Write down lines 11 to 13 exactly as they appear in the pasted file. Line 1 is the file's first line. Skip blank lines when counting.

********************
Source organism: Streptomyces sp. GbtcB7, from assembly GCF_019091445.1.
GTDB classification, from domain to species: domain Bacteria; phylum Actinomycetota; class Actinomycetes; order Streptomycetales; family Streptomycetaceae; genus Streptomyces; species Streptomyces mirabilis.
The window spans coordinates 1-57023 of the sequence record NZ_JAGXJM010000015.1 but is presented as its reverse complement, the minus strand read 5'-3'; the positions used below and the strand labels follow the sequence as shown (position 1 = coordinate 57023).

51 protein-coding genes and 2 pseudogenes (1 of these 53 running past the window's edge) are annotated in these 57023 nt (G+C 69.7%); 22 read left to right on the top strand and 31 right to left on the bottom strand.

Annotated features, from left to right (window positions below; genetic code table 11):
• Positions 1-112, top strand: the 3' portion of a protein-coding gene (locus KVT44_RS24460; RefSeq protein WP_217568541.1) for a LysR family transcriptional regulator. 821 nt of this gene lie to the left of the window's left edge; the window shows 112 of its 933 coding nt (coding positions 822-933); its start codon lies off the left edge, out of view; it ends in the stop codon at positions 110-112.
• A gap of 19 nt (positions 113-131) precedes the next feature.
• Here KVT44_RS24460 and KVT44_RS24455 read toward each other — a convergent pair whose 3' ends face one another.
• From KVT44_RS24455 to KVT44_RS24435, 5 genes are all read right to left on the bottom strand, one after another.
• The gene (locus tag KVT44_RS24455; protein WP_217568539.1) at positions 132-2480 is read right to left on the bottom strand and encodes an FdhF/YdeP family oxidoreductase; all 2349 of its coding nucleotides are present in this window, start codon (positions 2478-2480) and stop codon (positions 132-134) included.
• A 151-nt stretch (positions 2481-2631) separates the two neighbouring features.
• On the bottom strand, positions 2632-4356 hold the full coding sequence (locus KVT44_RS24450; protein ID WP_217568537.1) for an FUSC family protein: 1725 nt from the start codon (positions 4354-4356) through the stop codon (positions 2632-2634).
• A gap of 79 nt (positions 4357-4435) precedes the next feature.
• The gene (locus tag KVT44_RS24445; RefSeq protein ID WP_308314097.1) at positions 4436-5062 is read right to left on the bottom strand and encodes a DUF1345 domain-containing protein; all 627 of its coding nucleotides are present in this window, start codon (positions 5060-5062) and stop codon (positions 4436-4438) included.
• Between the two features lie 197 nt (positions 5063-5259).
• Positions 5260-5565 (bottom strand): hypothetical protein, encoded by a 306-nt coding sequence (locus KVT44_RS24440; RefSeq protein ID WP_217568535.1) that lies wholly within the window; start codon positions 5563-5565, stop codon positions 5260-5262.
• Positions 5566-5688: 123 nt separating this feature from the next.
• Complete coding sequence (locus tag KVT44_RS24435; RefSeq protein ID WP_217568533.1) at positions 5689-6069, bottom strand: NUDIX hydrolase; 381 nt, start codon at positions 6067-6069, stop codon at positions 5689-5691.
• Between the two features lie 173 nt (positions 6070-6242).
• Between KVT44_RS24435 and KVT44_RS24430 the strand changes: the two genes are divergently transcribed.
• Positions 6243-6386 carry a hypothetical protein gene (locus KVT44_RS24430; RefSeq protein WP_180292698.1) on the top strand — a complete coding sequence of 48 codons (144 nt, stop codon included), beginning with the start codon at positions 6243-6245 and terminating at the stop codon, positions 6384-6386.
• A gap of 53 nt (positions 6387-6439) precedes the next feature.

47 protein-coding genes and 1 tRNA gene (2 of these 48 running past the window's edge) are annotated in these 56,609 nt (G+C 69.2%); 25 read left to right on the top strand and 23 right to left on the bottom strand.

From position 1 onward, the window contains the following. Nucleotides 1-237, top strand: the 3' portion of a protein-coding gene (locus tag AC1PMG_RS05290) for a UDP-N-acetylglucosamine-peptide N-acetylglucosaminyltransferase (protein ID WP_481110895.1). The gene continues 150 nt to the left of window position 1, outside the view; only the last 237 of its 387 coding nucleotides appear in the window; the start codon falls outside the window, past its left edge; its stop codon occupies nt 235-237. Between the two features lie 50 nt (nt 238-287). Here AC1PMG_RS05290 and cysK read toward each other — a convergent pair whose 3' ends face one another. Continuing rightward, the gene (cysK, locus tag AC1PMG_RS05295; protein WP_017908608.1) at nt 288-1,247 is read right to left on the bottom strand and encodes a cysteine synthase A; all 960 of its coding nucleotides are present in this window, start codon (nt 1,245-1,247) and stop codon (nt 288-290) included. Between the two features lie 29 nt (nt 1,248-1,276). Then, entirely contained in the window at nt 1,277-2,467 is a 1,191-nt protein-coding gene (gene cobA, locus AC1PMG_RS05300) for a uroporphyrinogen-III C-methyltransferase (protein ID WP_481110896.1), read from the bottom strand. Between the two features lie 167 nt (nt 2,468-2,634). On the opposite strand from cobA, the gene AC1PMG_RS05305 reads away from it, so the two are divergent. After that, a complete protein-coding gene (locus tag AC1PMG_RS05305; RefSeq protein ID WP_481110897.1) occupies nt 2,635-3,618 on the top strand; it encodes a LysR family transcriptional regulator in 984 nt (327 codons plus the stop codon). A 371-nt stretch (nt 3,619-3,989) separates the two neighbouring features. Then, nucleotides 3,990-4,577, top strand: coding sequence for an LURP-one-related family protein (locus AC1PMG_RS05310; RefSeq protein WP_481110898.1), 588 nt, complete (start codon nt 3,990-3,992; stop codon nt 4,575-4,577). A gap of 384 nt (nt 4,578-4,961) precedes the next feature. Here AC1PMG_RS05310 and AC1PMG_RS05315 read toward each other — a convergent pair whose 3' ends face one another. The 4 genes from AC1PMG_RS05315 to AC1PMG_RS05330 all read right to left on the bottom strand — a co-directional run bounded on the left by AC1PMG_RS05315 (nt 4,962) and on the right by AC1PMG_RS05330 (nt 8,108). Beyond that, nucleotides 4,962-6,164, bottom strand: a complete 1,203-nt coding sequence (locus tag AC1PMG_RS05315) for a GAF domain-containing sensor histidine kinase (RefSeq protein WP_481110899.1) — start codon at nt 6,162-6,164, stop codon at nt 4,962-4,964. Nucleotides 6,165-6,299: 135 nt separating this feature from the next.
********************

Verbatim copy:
• A 151-nt stretch (positions 2481-2631) separates the two neighbouring features.
• On the bottom strand, positions 2632-4356 hold the full coding sequence (locus KVT44_RS24450; protein ID WP_217568537.1) for an FUSC family protein: 1725 nt from the start codon (positions 4354-4356) through the stop codon (positions 2632-2634).
• A gap of 79 nt (positions 4357-4435) precedes the next feature.